“He reached back with his right hand, and he whipped that horse in the face. I don’t know if he hit him in the eye, but he whipped him hard across the face.”

Friday, I wrote this: In West Virginia, the stewards at Mountaineer say jockey Jose Leon “was caught striking a horse across the face” during morning training Sep 10. What did they think was an appropriate penalty for, again, “striking a horse across the face”? $100 fine, no suspension.

Now, more details have emerged.

Facing criticism for the paltry penalty, Mountaineer’s chief steward, Jim O’Brien, told the Thoroughbred Daily News (TDN): “He was wrong, but I guess he let his anger get the best of him, and he hit the horse in the face. The horse was acting up after he got off, which is no excuse, but that’s what happened.”

Leon, for his part, denies he hit the horse after dismounting, but, says the TDN, “did admit that he was ‘frustrated,’ and that he struck the horse ‘in the mouth’ earlier…while still on horseback in an effort to keep it from careening through the outside fence….” Leon: “The horse is the type of horse that is a crazy horse.”

One of the witnesses who reported the incident is owner/trainer/rider Justin Jensen. While Jensen agrees that Leon was within his rights to discipline a wayward horse – “You’re in a dangerous spot. He reached out and smacked the horse in the face. Not the end of the world, okay?” – it’s what happened after that he found problematic:

“They finish the workout, and I’m galloping right behind him. … All he had to do was turn that horse around and jog it home. And because he’s got a bad attitude, and he always has a temper, he jumped off that horse…grabbed the right rein with his left hand, and he reached back with his right hand, and he whipped that horse in the face. I don’t know if he hit him in the eye, but he whipped him hard across the face.”

Jensen says plenty of others witnessed the abuse but chose not to come forward, intimidated, he implied, by the Mountaineer ecosystem. Jensen, by the way, was partly motivated by indignation: Just last year he himself was fined $400 for using an expletive with a track superintendent. Priorities, right?

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  2. As I wrote the other day, the comment section on TDN was not in favor of this guy’s behavior. Do you notice that it is always the horses fault if a human errs? They never take into consideration the horse can’t tell you he doesn’t feel well or you’re hurting him.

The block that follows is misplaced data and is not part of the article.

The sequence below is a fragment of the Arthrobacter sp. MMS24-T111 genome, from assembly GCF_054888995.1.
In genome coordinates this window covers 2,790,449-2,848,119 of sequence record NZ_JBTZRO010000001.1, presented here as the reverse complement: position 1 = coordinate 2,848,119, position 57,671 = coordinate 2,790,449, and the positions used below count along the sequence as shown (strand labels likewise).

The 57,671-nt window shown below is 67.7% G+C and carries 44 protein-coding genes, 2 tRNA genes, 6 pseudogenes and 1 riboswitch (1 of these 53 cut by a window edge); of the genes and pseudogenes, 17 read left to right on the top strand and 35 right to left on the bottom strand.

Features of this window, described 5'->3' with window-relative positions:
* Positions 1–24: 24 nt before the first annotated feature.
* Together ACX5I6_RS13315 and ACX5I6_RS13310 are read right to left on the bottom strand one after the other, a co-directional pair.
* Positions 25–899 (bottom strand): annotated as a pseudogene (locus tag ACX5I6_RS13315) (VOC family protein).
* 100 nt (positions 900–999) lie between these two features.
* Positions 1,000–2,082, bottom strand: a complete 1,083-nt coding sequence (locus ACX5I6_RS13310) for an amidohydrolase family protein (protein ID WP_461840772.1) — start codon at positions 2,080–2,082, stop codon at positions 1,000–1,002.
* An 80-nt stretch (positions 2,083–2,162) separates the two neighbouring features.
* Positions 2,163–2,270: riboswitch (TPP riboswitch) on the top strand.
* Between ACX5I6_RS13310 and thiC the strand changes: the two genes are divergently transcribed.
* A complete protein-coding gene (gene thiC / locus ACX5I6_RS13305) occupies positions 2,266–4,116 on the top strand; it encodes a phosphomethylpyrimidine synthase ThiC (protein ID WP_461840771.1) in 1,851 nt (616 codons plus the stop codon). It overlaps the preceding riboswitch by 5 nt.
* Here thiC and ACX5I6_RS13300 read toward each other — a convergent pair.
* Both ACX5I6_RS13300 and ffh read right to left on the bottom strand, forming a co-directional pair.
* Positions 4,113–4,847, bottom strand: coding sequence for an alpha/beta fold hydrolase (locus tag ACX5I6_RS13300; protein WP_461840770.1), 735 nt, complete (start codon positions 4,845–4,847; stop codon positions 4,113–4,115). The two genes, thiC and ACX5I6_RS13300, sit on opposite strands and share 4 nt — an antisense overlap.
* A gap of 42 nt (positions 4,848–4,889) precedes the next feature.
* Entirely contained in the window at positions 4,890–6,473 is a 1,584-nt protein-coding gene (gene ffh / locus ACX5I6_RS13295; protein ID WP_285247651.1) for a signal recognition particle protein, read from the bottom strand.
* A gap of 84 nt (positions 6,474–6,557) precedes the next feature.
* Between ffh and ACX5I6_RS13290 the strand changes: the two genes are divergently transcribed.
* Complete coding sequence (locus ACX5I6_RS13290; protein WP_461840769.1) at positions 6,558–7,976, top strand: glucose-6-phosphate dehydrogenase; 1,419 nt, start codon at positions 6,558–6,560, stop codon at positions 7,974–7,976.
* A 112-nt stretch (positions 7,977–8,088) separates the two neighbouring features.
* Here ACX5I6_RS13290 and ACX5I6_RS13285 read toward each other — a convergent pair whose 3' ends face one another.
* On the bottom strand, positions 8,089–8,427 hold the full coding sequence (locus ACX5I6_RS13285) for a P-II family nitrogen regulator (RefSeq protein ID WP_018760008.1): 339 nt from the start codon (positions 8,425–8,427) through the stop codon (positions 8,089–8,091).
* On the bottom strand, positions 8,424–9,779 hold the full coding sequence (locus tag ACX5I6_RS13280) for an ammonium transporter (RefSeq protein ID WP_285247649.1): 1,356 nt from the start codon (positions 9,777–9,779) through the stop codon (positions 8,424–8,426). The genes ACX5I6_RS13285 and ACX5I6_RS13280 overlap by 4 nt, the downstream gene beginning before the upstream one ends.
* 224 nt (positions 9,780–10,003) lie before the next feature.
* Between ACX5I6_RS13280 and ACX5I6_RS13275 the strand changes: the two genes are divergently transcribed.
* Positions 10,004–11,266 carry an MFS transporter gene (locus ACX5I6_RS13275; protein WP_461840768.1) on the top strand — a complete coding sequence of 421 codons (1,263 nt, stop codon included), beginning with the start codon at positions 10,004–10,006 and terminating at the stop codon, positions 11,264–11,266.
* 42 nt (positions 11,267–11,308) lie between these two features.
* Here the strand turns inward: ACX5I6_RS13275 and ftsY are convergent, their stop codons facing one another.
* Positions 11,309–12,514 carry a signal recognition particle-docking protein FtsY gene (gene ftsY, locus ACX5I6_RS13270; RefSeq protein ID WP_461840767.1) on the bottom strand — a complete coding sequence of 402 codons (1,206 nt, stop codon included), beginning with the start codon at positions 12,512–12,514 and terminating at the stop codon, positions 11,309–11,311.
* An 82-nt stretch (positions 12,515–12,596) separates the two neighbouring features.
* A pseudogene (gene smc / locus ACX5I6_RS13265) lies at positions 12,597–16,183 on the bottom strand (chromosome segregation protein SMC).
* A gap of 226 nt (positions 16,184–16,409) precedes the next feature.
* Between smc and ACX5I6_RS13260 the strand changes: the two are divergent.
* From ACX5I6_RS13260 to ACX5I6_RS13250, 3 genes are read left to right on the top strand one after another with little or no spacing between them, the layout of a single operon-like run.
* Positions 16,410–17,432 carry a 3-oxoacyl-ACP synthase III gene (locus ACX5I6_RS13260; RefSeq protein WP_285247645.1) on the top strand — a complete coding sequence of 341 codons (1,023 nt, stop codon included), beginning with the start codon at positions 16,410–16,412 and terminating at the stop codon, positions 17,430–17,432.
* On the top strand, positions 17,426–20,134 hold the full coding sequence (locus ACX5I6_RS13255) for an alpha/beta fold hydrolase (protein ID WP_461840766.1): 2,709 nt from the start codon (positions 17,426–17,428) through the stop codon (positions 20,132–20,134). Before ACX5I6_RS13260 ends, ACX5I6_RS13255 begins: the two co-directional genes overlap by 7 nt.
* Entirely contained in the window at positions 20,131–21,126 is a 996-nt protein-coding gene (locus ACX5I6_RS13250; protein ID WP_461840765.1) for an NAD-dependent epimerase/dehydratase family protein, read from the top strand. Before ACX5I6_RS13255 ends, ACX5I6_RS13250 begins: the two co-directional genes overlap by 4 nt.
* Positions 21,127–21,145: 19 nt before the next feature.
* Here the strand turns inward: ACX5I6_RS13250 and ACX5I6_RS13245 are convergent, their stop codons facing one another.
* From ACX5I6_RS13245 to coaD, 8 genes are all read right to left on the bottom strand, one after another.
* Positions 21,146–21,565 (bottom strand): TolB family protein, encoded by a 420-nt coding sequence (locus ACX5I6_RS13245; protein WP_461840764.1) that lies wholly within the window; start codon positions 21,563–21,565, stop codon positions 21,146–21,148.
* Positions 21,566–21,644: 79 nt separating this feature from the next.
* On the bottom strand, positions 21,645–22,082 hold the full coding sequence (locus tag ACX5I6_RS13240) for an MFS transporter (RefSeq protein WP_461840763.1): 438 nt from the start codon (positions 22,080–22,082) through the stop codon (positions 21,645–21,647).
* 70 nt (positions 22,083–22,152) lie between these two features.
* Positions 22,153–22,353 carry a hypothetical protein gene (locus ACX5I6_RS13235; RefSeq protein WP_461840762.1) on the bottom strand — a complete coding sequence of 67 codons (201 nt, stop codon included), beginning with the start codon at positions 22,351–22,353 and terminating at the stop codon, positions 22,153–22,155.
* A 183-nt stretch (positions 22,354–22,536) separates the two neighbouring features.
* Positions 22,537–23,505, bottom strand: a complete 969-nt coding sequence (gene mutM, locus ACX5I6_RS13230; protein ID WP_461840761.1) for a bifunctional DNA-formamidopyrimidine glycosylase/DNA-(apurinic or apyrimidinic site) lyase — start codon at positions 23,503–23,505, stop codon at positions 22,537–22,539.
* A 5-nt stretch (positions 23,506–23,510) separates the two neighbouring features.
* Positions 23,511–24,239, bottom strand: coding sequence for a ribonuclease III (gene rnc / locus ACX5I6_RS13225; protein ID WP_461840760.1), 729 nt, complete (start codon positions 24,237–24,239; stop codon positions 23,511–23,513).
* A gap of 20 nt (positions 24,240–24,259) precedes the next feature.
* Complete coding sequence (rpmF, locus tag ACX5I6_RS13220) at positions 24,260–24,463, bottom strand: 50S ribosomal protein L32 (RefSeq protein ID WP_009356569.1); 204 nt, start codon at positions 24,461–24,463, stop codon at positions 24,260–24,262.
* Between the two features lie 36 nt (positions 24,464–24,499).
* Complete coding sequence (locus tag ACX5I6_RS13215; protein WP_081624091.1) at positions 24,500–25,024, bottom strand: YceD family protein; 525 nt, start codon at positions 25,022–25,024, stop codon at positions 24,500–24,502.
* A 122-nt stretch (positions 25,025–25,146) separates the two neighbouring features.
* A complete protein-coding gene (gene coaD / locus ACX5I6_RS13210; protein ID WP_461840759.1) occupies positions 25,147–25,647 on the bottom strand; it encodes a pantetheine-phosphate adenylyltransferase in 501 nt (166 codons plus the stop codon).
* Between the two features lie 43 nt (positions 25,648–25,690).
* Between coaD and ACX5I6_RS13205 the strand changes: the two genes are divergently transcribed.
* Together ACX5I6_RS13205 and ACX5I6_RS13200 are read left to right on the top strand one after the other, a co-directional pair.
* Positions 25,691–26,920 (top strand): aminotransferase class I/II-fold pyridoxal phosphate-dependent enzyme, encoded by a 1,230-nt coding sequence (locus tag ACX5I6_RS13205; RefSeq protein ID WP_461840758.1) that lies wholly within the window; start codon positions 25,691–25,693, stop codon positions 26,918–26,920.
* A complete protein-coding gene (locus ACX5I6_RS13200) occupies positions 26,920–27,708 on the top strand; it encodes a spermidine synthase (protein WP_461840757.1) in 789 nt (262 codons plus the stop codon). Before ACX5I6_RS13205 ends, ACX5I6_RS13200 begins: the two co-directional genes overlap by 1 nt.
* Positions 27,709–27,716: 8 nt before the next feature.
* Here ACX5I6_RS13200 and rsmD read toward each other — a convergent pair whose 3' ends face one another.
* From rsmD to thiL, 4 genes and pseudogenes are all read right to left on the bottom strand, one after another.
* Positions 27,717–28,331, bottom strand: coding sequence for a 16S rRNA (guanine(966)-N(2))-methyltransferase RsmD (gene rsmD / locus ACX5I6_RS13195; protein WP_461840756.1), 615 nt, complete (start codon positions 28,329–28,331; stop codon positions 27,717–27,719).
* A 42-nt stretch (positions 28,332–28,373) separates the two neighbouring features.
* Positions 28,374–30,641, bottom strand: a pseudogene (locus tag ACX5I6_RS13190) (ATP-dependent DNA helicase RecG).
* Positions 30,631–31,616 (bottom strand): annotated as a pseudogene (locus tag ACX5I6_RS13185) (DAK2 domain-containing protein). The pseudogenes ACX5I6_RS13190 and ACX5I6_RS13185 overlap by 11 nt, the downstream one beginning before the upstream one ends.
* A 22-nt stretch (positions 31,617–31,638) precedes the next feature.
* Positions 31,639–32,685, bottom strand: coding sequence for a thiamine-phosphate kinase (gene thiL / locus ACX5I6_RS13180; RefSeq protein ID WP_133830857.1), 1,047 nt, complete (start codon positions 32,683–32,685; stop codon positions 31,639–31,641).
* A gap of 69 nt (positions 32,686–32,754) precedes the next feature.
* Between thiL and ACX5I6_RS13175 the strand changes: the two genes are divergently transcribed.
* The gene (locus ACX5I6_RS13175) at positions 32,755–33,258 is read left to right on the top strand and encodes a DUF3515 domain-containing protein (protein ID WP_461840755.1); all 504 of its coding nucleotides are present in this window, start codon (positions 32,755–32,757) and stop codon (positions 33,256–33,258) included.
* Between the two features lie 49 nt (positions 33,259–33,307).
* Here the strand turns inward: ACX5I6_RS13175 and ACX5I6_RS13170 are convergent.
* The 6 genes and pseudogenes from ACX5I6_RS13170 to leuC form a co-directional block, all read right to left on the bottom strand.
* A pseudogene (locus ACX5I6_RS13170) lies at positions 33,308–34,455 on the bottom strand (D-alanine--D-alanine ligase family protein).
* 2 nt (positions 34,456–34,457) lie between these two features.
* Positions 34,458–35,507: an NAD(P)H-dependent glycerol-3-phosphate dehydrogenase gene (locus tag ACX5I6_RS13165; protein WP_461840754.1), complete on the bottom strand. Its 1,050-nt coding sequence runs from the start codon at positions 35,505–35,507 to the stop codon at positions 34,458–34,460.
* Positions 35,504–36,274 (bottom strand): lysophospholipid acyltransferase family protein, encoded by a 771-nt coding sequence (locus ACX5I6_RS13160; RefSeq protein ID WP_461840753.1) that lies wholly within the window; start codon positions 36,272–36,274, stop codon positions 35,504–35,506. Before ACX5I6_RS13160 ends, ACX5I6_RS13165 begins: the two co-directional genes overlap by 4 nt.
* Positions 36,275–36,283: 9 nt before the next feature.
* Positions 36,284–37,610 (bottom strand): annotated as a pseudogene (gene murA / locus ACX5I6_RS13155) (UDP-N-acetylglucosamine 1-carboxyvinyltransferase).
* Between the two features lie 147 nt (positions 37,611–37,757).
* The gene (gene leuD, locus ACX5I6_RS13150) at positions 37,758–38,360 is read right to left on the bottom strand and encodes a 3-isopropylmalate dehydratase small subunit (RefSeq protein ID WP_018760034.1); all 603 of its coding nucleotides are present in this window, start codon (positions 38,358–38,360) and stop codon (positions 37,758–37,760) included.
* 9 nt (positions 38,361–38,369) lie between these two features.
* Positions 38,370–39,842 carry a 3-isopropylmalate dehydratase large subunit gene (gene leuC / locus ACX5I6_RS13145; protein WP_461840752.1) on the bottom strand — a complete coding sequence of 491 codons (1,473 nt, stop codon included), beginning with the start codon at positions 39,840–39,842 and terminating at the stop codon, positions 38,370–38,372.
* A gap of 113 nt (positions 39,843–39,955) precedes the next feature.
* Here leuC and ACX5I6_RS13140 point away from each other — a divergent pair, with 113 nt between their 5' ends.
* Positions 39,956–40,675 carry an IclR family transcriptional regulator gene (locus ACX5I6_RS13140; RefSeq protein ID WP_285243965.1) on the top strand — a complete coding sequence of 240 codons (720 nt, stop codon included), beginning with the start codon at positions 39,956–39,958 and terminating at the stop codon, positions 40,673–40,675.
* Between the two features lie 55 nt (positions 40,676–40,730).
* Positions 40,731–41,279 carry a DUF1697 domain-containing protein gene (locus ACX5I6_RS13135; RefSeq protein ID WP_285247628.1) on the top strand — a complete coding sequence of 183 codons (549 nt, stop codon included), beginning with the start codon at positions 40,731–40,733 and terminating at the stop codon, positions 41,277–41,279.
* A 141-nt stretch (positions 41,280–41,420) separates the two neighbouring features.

• Horses can tell you if you listen. But that creep, Jose Leon, is an abuser so he doesn’t care! He’s a punk! He doesn’t listen to the horse and he should not be paid to do anything with horses.
      This horse has had it with being whipped around a racetrack and forced to be confined 23-hours a day and then have a punkbitch whipping him.

  3. So frustrating that this little bitch gets away with a temper tantrum. He intended to hurt this horse! Why no assault/abuse charges?

    Image what happens behind the scenes, 24 hour webcams need to be installed to monitor these midget men with little man syndrome. Such mind f¥ck training abuses would be captured.

    • In the case of Amber Cobb, it was not a 24-hour video webcam that caught her heinous acts of cruelty to a horse inside the stall. An individual human being that was gathering video evidence of the abuse caught her on camera and spoke up on behalf of the horse with video evidence as well as verbal testimony as a first-hand witness.
      I agree with you, Lynn, that there should be 24-hour video surveillance, but then the obvious question is: “how would that make it look for the racing commissioners?”
      What would they do with the video evidence? Would they sweep it under the rug like they do and/or attempt to do with video evidence of horses being injured on the track during a race?

      Horseracing is inherently abusive and cruel even though a lot of people don’t know just how much the horses are forced to suffer. Of course, there are many people who don’t care and/or they get a vile, morally depraved pleasure out of seeing horses suffer.
      The racing commissioners coud crack down on the abuse, but at what point would they have to come to the conclusion to “enforce” themselves right out of their jobs as commissioners? I think it will be Business As Usual as long as they are able to lie their way out of a scrutinized situation and be allowed to withhold evidence of abuse and brutality against horses.

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